After a long period of negotiations and an arduous effort by the Pharmaceutical Manufacturers to come to an agreement with the government, key demands for the industry – such as the imposition of unaffordable rebates and clawbacks – remain. Today, in fact, the Multimodal Bill being passed in Parliament imposes additional heavy financial conditions on the pharmaceutical industry – especially in the sensitive area of pharmaceutical innovation – such as the additional mandatory 25% rebate on the import of new drugs.
“This would mean a serious risk, not only for the introduction of new treatments in our country, but perhaps even the withdrawal of drugs from the Greek market,” warns the vice president of the Association of Pharmaceutical Companies (SFEE) and president and CEO of the pharmaceutical company Win Medica, Marios Kosmidis.
Interview with Gianna Soulaki
– Mr. Kosmidis, what is the reason why the government and the Ministry of Health have not been convinced that there is a fiscal interest, as you have repeatedly stressed, that the pharmaceutical industry is doing better, even presenting data for this. Is there finally a “beneficiary” of the conditions of disinvestment that have been steadily created in recent years in our country? Is the Greek economy finally benefiting? The Greek patient?
Ms. Sulaki, in a nutshell, I think that unfortunately the government is not convinced that our industry is part of the solution and not the problem. I also believe that it does not understand that the sustainability of the pharmaceutical care system in our country depends significantly on the sustainability of pharmaceutical companies and their ability to provide medicines to Greek patients.
Let me put it in more detail. Throughout these difficult years of crisis and despite the budgetary constraints, pharmaceutical companies have played a key role in ensuring the right of Greek patients to have unhindered access to the treatments they need. Today, in a closed and given pharmaceutical expenditure budget that is only 50% of the European average, 1 in 4 medicines is given free of charge by pharmaceutical companies to the community through mandatory discounts and rebates. In fact, 1 in 3 medicines is given free of charge in hospitals. However, this has now exceeded its limits and directly threatens the viability of the sector and the functionality of the public health system.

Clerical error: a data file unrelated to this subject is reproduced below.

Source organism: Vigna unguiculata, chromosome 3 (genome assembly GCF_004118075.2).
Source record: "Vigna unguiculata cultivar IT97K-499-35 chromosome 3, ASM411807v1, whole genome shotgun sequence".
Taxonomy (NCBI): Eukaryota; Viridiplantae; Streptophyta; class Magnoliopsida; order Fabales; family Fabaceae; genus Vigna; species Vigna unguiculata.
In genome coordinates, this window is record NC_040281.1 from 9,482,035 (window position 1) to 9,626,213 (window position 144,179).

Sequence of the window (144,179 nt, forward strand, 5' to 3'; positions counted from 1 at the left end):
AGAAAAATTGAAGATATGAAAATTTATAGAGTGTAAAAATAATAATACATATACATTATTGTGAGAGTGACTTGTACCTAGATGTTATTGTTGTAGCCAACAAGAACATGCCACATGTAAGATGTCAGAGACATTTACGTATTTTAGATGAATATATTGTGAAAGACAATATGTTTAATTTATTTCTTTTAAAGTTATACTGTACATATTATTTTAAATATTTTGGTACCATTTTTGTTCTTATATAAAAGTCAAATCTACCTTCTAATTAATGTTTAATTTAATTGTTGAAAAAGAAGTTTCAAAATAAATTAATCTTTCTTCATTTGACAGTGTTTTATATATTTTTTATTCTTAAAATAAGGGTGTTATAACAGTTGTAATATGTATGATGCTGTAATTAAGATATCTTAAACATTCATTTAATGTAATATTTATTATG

In this already burdened environment, the state’s approach in its effort to rationalise the system is once again limited to horizontal measures, instead of the structural changes that the country needs. Once again, medicine is being targeted, but it accounts for only 15% of total health expenditure, and the remaining 85% is not touched. This approach, therefore, indicates that the State treats entrepreneurship, old and established treatments and innovation as a cost and not as an investment in health care. Yet medicine is an important pillar of the country’s development, contributing 3.5% to the country’s GDP and sustaining 26,000 jobs directly and 86,000 jobs indirectly. Our sector is the country’s second export powerhouse. Today, there are over 150 pharmaceutical companies operating in Greece with 27 factories and strong cooperation between Greek and international companies. Unfortunately, however, we are leading to a situation of disinvestment.
The new measures, especially the unified rebate, which means an additional burden of € 140 million on the pharmaceutical industry and the 25% entry fee on new drugs, lead with mathematical precision to the impossibility of new drugs entering the Greek market, resulting in health deterioration, the inability to meet clinical needs and the negative impact on investment and employment, while they have an uncertain fiscal effect. Unfortunately, therefore, there are no ‘beneficiaries’, on the contrary, the situation hurts healthy entrepreneurship, but also the Greek economy, as it does not ensure solid fiscal benefits, but, above all, it hurts Greek patients.
– Do you currently know exactly how the reimbursement of new medicines will evolve based on the new data? Have details been clarified, which may determine the introduction of new treatments in our country, or are there still “grey areas” that may bring unpleasant twists and surprises in the future in the innovative pharmaceutical coverage of Greek patients?
As we read in the multi-bill, it is going to implement a system with two filters (external and internal criteria). The external filter is a proportionality system [i.e., a new product should be marketed in at least 9 countries, reimbursed in 2/3 of the countries where it is marketed, of which 50% should have a Health Technology Assessment]. The proportionality of the external filter creates the following paradox. As the number of European countries where a drug is marketed increases, it becomes more difficult for it to be reimbursed in Greece, whereas the opposite should be true. In addition, and after the successful completion of the external filter, the new drug will also have to be evaluated by a number of criteria related to the internal filter (4 other criteria). Needless to say, the two ethics cancel each other out. This is because it is quite obvious that countries where a new drug is already on the market have already included some or all of the 4 criteria. So either apply the external filters or the internal ones. Both together is simply absurd.